VertiBird Redo

Create a 1971 VertiBird toy with a modern TWIST!

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I had one of these toys back in the day. I used to love it! I have purchased used ones on Ebay and enjoy restoring them. I also wanted to create a new twist on this same idea. The original had a motor in the center and a cable actually spun to mechanically spin the propeller of the chopper. I always wanted to make a clone of this toy but I wanted to put the motor on the helicopter itself and just run PWM DC Voltage to the motor to spin it. Unfortunately, the wires would begin to twist up and rip apart.... Or could an electrical "Slip Ring" be used instead? Follow along in the sections below and find out how I pulled this off....

Check out the new trailer done by my 9 year old son Jonah :)

All the STL files for 3D printing can be found here:

The Coast Guard Rescue Ship is also ready to print:

Here is a video of the prototype:

Here is one of the final version flying:

Closer View of Lift off:

To wire and build the pivoting dome, solder at least 18ga wire to 2 of the terminals on the male microphone plug.  Then fill the hole with epoxy to assure the wires nor plug will twist out.

Here is a schematic that should work well....

Assemble the pivoting motor and audio jack as shown below.  The latest STL files on Thingiverse are a little different than the prototype pictures shown here:

The spring helped with oscillations while flying.

Wire the controller potentiometer as shown below:

Use a rubber band to make the throttle handle on the left always move back to 0 speed if the handle is let go.

Wire the 2 pots to A0 for throttle and A1 for Forward/Reverse.

Put the helicopter motor together and glue the chopper together:

Start putting it all together...

Finished product.....

I am working on the next phase now.  This is the one I had as a kid :)


Arduino Code for 2 analog inputs, Qwiic motor controller and servo control of an RC airplane ESC.

ino - 3.41 kB - 03/18/2020 at 22:20


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dario wrote 08/11/2020 at 18:58 point

salve,ho un problema ,quando provo a fare la verifica con l ide arduino  dello   sketch  mi da questo errore:

no matching function for call to 'ESC::ESC(int, int, int, int)'

cosa posso fare? grazie per la risposta

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Air Museum Network wrote 03/18/2020 at 16:27 point

Is there any place I can download the Arduino code?

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Luke J. Barker wrote 03/18/2020 at 22:19 point

I will post my lastest code today.  It may be different for you depending on the hardware you use.  It's really simple as I just read the analog values and scale those to the motor speed using the Arduino "map" statement.  Since I used the Sparkfun Qwiic motor controller, I had to use the i2c library as well.  Thanks :)

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Johnny wrote 02/16/2020 at 20:51 point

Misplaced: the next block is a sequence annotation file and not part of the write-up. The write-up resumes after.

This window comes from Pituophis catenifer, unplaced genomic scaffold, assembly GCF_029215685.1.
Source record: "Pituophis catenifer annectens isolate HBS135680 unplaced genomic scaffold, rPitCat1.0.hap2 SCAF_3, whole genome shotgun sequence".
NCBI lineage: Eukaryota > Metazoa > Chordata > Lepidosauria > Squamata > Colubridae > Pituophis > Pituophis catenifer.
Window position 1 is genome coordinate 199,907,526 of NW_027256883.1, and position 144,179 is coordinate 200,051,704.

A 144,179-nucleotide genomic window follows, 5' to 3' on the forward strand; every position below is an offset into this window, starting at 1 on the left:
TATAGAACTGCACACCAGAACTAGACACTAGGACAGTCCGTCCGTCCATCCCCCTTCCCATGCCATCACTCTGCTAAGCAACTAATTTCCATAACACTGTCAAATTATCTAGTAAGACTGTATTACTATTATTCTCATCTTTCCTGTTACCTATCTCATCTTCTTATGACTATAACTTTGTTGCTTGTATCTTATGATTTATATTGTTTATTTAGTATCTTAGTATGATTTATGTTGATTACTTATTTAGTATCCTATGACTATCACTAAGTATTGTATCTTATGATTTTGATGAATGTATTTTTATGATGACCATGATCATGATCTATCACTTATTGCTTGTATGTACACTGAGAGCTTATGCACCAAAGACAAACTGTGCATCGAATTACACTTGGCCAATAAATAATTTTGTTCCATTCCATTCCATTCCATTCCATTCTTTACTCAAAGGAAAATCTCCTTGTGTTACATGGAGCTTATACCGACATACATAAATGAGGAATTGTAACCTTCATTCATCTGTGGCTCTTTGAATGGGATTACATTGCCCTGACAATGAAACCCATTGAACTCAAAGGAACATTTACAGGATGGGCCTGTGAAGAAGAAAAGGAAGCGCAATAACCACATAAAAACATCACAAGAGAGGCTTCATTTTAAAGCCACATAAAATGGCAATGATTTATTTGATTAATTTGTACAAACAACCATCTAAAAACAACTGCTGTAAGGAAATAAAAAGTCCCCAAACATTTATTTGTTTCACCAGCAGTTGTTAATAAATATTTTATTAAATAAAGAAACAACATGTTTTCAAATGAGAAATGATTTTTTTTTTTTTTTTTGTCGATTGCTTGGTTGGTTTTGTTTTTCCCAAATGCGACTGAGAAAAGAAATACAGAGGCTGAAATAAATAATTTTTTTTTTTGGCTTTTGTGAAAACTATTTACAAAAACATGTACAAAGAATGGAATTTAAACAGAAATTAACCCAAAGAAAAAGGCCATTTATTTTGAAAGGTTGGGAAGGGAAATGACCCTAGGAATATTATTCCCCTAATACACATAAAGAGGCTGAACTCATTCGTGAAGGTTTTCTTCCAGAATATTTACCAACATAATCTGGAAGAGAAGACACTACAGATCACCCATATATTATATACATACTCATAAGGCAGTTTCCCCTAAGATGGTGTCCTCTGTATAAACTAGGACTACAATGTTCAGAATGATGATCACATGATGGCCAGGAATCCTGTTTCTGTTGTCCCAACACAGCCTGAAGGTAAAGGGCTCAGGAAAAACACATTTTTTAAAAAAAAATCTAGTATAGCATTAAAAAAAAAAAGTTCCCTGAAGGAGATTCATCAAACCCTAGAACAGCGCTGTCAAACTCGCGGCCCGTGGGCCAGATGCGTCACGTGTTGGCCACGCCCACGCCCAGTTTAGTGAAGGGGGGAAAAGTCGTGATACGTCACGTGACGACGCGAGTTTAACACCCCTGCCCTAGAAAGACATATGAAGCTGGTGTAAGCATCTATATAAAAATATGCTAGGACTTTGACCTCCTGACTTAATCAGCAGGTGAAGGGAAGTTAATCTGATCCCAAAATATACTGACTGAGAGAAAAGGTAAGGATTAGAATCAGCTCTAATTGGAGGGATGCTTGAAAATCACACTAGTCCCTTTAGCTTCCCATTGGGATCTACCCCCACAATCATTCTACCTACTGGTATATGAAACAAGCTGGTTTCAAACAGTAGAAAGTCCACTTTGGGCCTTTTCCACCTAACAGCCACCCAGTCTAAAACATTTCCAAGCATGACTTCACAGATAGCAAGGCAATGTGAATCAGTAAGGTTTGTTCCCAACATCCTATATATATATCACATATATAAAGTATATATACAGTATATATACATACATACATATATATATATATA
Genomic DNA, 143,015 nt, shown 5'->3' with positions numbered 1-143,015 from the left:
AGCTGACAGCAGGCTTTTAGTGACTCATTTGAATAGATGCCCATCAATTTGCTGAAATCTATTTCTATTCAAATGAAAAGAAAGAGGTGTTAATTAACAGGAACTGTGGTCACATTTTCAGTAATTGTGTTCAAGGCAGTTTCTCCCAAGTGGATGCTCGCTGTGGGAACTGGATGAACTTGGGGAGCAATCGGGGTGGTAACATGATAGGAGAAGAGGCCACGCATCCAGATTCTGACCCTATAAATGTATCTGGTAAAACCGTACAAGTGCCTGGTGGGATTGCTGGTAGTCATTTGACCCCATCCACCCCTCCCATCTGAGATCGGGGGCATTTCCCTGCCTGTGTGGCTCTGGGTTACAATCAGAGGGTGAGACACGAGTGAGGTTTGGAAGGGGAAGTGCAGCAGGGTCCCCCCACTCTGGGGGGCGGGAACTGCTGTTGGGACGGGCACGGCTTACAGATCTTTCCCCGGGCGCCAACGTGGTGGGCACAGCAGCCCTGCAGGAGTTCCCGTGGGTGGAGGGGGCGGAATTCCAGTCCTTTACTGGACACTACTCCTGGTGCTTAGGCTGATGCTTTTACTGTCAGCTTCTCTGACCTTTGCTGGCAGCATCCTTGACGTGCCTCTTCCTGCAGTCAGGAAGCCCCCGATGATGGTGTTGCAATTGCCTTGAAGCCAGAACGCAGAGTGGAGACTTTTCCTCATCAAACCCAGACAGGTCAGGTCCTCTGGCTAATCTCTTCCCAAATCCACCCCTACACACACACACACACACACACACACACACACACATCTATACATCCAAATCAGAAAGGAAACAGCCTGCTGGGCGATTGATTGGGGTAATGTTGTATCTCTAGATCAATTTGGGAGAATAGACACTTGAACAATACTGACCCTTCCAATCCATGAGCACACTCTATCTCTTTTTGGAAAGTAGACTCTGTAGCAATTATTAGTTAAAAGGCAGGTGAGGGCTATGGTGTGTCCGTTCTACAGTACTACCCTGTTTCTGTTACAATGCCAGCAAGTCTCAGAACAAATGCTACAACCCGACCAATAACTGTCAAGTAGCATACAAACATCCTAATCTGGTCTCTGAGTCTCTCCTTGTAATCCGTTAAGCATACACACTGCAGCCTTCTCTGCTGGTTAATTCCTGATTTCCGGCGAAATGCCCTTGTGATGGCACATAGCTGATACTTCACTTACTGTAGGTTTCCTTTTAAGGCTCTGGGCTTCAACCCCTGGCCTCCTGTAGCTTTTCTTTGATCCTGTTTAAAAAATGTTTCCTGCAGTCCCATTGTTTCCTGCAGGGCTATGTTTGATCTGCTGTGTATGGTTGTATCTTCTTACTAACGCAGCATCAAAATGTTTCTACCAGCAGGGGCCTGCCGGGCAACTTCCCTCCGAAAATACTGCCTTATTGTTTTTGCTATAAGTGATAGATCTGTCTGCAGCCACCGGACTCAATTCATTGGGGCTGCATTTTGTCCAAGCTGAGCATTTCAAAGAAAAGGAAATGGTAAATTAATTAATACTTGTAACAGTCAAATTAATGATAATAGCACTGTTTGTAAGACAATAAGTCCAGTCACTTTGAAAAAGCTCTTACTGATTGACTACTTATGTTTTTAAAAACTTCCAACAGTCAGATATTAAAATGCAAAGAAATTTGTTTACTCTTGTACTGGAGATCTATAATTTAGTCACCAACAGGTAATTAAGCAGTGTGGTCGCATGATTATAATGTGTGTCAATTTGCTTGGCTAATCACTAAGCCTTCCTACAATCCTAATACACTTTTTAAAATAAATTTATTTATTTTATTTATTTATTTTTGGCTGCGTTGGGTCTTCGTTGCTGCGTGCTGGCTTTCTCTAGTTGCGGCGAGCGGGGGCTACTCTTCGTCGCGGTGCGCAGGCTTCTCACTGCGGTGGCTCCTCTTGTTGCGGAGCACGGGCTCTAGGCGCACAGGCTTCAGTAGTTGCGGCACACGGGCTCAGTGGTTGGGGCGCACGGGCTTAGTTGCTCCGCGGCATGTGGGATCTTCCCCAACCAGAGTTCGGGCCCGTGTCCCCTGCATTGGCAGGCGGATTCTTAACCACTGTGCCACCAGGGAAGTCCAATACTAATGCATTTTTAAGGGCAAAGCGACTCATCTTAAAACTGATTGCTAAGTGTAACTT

I had one of these. Then one day my half brother (in his late 20's) thought he could "improve" the speed, and proceeded to break the spring in the chopper. He never did fix it as promised. I always thought the rotor spinning was purely cosmetic, as I thought the lift and forward reverse was always controlled by the central hub. I guess not...
I'm gonna start on this project. Thanks!

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John Anderson wrote 02/07/2020 at 17:48 point

I can't tell you how many hours of my childhood was spent flying my VertiBird round and round.

I love this project, excellent execution of a classic toy. So many ideas come to mind to take this to the next level. But, I'll let your excellent work stand for itself. 

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Luke J. Barker wrote 02/08/2020 at 18:43 point


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Dan Maloney wrote 02/07/2020 at 17:13 point

OK, using an audio plug and jack as a slip ring is pretty brilliant.

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Luke J. Barker wrote 02/08/2020 at 18:43 point


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Luke J. Barker wrote 02/05/2020 at 22:15 point

I agree and I still have some tweaking to do on the controls.  I am almost done with my final build and will share all the drawings, STL files and schematics soon.  I have many pictures of the build to post too.

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Dan Maloney wrote 02/05/2020 at 17:20 point

VertiBirds ruled!! I begged my parents for one when they first came out, and played with it until I killed it - the spring they used as a universal joint broke, pretty quickly from what I remember. Years later they re-released it, and I bought another one. I was in my 20s by that point but didn't care - I played with the thing unashamedly for hours. Loved that thing.

I always enjoyed the idea that you were controlling the aircraft mechanically rather than electrically. It''l be interesting to see how the playing experience differs with electrical control. I do think putting the motor in the bird and using slip rings will fix the weak spot, which was always that spring.

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